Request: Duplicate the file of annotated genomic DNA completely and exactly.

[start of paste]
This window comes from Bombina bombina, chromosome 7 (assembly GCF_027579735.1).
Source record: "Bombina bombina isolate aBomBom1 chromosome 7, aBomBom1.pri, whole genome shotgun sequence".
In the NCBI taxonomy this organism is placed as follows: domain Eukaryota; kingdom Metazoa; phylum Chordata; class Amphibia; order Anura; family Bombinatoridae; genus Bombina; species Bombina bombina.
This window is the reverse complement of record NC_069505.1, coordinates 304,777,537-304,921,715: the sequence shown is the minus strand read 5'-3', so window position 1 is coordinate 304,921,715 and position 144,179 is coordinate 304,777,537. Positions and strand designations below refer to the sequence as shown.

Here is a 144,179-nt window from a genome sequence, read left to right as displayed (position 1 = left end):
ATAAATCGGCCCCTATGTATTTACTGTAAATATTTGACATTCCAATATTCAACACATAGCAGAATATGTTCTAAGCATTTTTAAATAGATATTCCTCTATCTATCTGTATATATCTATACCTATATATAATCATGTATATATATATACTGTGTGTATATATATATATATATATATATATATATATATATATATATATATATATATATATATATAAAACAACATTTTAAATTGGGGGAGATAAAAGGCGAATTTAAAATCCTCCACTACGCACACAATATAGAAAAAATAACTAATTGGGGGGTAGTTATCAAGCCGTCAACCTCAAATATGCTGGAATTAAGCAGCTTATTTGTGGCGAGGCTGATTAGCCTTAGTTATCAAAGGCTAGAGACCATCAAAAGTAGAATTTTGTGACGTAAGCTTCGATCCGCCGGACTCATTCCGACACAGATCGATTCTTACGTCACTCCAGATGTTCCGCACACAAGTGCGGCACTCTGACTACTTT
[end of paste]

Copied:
This window comes from Bombina bombina, chromosome 7 (assembly GCF_027579735.1).
Source record: "Bombina bombina isolate aBomBom1 chromosome 7, aBomBom1.pri, whole genome shotgun sequence".
In the NCBI taxonomy this organism is placed as follows: domain Eukaryota; kingdom Metazoa; phylum Chordata; class Amphibia; order Anura; family Bombinatoridae; genus Bombina; species Bombina bombina.
This window is the reverse complement of record NC_069505.1, coordinates 304,777,537-304,921,715: the sequence shown is the minus strand read 5'-3', so window position 1 is coordinate 304,921,715 and position 144,179 is coordinate 304,777,537. Positions and strand designations below refer to the sequence as shown.

Here is a 144,179-nt window from a genome sequence, read left to right as displayed (position 1 = left end):
ATAAATCGGCCCCTATGTATTTACTGTAAATATTTGACATTCCAATATTCAACACATAGCAGAATATGTTCTAAGCATTTTTAAATAGATATTCCTCTATCTATCTGTATATATCTATACCTATATATAATCATGTATATATATATACTGTGTGTATATATATATATATATATATATATATATATATATATATATATATATATATATATATATAAAACAACATTTTAAATTGGGGGAGATAAAAGGCGAATTTAAAATCCTCCACTACGCACACAATATAGAAAAAATAACTAATTGGGGGGTAGTTATCAAGCCGTCAACCTCAAATATGCTGGAATTAAGCAGCTTATTTGTGGCGAGGCTGATTAGCCTTAGTTATCAAAGGCTAGAGACCATCAAAAGTAGAATTTTGTGACGTAAGCTTCGATCCGCCGGACTCATTCCGACACAGATCGATTCTTACGTCACTCCAGATGTTCCGCACACAAGTGCGGCACTCTGACTACTTT